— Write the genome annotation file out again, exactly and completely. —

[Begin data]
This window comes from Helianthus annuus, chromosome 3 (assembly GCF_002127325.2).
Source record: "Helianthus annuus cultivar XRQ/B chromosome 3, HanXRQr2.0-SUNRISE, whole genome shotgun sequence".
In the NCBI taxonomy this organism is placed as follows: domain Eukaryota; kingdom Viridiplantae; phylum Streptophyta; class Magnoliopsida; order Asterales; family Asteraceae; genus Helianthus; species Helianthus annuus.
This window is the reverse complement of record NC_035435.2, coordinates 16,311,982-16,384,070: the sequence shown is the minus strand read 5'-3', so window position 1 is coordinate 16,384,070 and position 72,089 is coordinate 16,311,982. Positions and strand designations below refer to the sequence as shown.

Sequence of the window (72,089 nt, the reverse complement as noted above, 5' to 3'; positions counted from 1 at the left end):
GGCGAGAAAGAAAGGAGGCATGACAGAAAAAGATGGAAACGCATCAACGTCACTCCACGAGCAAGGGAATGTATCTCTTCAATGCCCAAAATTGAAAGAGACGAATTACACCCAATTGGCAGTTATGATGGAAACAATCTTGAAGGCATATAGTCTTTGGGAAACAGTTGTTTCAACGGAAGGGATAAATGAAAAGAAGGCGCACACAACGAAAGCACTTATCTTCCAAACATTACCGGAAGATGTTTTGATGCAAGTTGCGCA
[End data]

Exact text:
This window comes from Helianthus annuus, chromosome 3 (assembly GCF_002127325.2).
Source record: "Helianthus annuus cultivar XRQ/B chromosome 3, HanXRQr2.0-SUNRISE, whole genome shotgun sequence".
In the NCBI taxonomy this organism is placed as follows: domain Eukaryota; kingdom Viridiplantae; phylum Streptophyta; class Magnoliopsida; order Asterales; family Asteraceae; genus Helianthus; species Helianthus annuus.
This window is the reverse complement of record NC_035435.2, coordinates 16,311,982-16,384,070: the sequence shown is the minus strand read 5'-3', so window position 1 is coordinate 16,384,070 and position 72,089 is coordinate 16,311,982. Positions and strand designations below refer to the sequence as shown.

Sequence of the window (72,089 nt, the reverse complement as noted above, 5' to 3'; positions counted from 1 at the left end):
GGCGAGAAAGAAAGGAGGCATGACAGAAAAAGATGGAAACGCATCAACGTCACTCCACGAGCAAGGGAATGTATCTCTTCAATGCCCAAAATTGAAAGAGACGAATTACACCCAATTGGCAGTTATGATGGAAACAATCTTGAAGGCATATAGTCTTTGGGAAACAGTTGTTTCAACGGAAGGGATAAATGAAAAGAAGGCGCACACAACGAAAGCACTTATCTTCCAAACATTACCGGAAGATGTTTTGATGCAAGTTGCGCA